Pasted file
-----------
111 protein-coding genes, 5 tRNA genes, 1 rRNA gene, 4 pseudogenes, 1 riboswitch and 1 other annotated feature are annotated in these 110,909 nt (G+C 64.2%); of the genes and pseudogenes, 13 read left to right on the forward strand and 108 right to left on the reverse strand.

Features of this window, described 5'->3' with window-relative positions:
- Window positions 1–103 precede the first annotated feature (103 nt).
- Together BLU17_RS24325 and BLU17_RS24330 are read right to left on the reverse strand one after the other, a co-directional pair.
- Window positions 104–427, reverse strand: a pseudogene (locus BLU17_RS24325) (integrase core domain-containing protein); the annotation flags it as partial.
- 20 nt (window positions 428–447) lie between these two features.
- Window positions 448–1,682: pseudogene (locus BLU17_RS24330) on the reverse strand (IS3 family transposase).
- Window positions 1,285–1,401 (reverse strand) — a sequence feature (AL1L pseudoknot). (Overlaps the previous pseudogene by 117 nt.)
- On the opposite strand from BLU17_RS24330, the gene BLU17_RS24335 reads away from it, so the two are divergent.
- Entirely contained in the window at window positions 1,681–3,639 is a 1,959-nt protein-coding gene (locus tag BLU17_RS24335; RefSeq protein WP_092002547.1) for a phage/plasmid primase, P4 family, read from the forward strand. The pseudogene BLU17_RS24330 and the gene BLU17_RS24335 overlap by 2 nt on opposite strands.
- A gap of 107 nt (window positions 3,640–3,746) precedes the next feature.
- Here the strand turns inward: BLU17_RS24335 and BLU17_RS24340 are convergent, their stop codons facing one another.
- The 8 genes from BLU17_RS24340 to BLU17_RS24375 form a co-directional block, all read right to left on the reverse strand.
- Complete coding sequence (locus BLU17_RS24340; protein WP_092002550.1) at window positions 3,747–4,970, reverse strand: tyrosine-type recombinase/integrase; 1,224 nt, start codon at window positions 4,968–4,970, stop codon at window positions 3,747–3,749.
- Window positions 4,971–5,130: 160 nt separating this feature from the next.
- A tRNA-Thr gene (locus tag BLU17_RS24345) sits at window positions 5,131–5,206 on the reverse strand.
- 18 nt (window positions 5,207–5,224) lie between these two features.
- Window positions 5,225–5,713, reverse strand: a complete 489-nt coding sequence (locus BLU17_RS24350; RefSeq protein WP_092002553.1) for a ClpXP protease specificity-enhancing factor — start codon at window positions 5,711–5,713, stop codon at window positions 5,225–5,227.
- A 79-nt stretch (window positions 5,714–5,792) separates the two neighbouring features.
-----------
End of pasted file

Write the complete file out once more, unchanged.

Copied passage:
111 protein-coding genes, 5 tRNA genes, 1 rRNA gene, 4 pseudogenes, 1 riboswitch and 1 other annotated feature are annotated in these 110,909 nt (G+C 64.2%); of the genes and pseudogenes, 13 read left to right on the forward strand and 108 right to left on the reverse strand.

Features of this window, described 5'->3' with window-relative positions:
- Window positions 1–103 precede the first annotated feature (103 nt).
- Together BLU17_RS24325 and BLU17_RS24330 are read right to left on the reverse strand one after the other, a co-directional pair.
- Window positions 104–427, reverse strand: a pseudogene (locus BLU17_RS24325) (integrase core domain-containing protein); the annotation flags it as partial.
- 20 nt (window positions 428–447) lie between these two features.
- Window positions 448–1,682: pseudogene (locus BLU17_RS24330) on the reverse strand (IS3 family transposase).
- Window positions 1,285–1,401 (reverse strand) — a sequence feature (AL1L pseudoknot). (Overlaps the previous pseudogene by 117 nt.)
- On the opposite strand from BLU17_RS24330, the gene BLU17_RS24335 reads away from it, so the two are divergent.
- Entirely contained in the window at window positions 1,681–3,639 is a 1,959-nt protein-coding gene (locus tag BLU17_RS24335; RefSeq protein WP_092002547.1) for a phage/plasmid primase, P4 family, read from the forward strand. The pseudogene BLU17_RS24330 and the gene BLU17_RS24335 overlap by 2 nt on opposite strands.
- A gap of 107 nt (window positions 3,640–3,746) precedes the next feature.
- Here the strand turns inward: BLU17_RS24335 and BLU17_RS24340 are convergent, their stop codons facing one another.
- The 8 genes from BLU17_RS24340 to BLU17_RS24375 form a co-directional block, all read right to left on the reverse strand.
- Complete coding sequence (locus BLU17_RS24340; protein WP_092002550.1) at window positions 3,747–4,970, reverse strand: tyrosine-type recombinase/integrase; 1,224 nt, start codon at window positions 4,968–4,970, stop codon at window positions 3,747–3,749.
- Window positions 4,971–5,130: 160 nt separating this feature from the next.
- A tRNA-Thr gene (locus tag BLU17_RS24345) sits at window positions 5,131–5,206 on the reverse strand.
- 18 nt (window positions 5,207–5,224) lie between these two features.
- Window positions 5,225–5,713, reverse strand: a complete 489-nt coding sequence (locus BLU17_RS24350; RefSeq protein WP_092002553.1) for a ClpXP protease specificity-enhancing factor — start codon at window positions 5,711–5,713, stop codon at window positions 5,225–5,227.
- A 79-nt stretch (window positions 5,714–5,792) separates the two neighbouring features.